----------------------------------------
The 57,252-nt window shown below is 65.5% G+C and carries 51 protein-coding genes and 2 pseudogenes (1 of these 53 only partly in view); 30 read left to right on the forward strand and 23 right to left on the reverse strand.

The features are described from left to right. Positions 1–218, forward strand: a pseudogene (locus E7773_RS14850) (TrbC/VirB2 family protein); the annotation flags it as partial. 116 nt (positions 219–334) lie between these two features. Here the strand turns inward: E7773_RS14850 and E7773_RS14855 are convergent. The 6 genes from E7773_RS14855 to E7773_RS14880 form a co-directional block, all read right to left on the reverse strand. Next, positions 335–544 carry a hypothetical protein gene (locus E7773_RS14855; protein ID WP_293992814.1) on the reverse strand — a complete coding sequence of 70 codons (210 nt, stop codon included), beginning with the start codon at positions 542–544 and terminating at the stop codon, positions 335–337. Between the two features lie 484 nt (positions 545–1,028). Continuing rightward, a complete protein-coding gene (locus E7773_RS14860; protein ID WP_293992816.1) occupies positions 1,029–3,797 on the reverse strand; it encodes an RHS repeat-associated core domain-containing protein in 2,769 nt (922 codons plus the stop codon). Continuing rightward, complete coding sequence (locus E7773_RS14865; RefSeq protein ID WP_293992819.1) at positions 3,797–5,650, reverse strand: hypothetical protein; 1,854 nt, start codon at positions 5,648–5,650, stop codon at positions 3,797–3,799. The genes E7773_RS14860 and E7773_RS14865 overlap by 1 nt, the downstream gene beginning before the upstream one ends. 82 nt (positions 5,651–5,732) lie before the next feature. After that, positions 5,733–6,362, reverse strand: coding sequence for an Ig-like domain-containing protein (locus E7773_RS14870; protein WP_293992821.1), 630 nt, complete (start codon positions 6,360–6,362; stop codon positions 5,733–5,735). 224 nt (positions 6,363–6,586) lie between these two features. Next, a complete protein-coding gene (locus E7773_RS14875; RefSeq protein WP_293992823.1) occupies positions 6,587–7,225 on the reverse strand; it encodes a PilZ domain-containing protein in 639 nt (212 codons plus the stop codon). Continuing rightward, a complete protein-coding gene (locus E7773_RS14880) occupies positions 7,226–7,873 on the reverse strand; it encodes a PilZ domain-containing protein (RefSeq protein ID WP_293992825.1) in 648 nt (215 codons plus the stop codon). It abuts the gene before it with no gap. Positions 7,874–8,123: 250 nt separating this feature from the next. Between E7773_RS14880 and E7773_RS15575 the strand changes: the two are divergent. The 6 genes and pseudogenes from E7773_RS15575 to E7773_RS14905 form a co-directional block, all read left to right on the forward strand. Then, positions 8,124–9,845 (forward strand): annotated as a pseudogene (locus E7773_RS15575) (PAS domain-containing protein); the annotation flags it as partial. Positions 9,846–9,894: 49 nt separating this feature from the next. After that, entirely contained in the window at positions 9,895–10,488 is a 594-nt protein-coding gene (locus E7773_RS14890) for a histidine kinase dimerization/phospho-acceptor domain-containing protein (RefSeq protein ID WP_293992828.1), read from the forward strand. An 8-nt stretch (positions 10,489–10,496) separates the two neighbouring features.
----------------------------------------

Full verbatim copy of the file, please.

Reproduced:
The 57,252-nt window shown below is 65.5% G+C and carries 51 protein-coding genes and 2 pseudogenes (1 of these 53 only partly in view); 30 read left to right on the forward strand and 23 right to left on the reverse strand.

The features are described from left to right. Positions 1–218, forward strand: a pseudogene (locus E7773_RS14850) (TrbC/VirB2 family protein); the annotation flags it as partial. 116 nt (positions 219–334) lie between these two features. Here the strand turns inward: E7773_RS14850 and E7773_RS14855 are convergent. The 6 genes from E7773_RS14855 to E7773_RS14880 form a co-directional block, all read right to left on the reverse strand. Next, positions 335–544 carry a hypothetical protein gene (locus E7773_RS14855; protein ID WP_293992814.1) on the reverse strand — a complete coding sequence of 70 codons (210 nt, stop codon included), beginning with the start codon at positions 542–544 and terminating at the stop codon, positions 335–337. Between the two features lie 484 nt (positions 545–1,028). Continuing rightward, a complete protein-coding gene (locus E7773_RS14860; protein ID WP_293992816.1) occupies positions 1,029–3,797 on the reverse strand; it encodes an RHS repeat-associated core domain-containing protein in 2,769 nt (922 codons plus the stop codon). Continuing rightward, complete coding sequence (locus E7773_RS14865; RefSeq protein ID WP_293992819.1) at positions 3,797–5,650, reverse strand: hypothetical protein; 1,854 nt, start codon at positions 5,648–5,650, stop codon at positions 3,797–3,799. The genes E7773_RS14860 and E7773_RS14865 overlap by 1 nt, the downstream gene beginning before the upstream one ends. 82 nt (positions 5,651–5,732) lie before the next feature. After that, positions 5,733–6,362, reverse strand: coding sequence for an Ig-like domain-containing protein (locus E7773_RS14870; protein WP_293992821.1), 630 nt, complete (start codon positions 6,360–6,362; stop codon positions 5,733–5,735). 224 nt (positions 6,363–6,586) lie between these two features. Next, a complete protein-coding gene (locus E7773_RS14875; RefSeq protein WP_293992823.1) occupies positions 6,587–7,225 on the reverse strand; it encodes a PilZ domain-containing protein in 639 nt (212 codons plus the stop codon). Continuing rightward, a complete protein-coding gene (locus E7773_RS14880) occupies positions 7,226–7,873 on the reverse strand; it encodes a PilZ domain-containing protein (RefSeq protein ID WP_293992825.1) in 648 nt (215 codons plus the stop codon). It abuts the gene before it with no gap. Positions 7,874–8,123: 250 nt separating this feature from the next. Between E7773_RS14880 and E7773_RS15575 the strand changes: the two are divergent. The 6 genes and pseudogenes from E7773_RS15575 to E7773_RS14905 form a co-directional block, all read left to right on the forward strand. Then, positions 8,124–9,845 (forward strand): annotated as a pseudogene (locus E7773_RS15575) (PAS domain-containing protein); the annotation flags it as partial. Positions 9,846–9,894: 49 nt separating this feature from the next. After that, entirely contained in the window at positions 9,895–10,488 is a 594-nt protein-coding gene (locus E7773_RS14890) for a histidine kinase dimerization/phospho-acceptor domain-containing protein (RefSeq protein ID WP_293992828.1), read from the forward strand. An 8-nt stretch (positions 10,489–10,496) separates the two neighbouring features.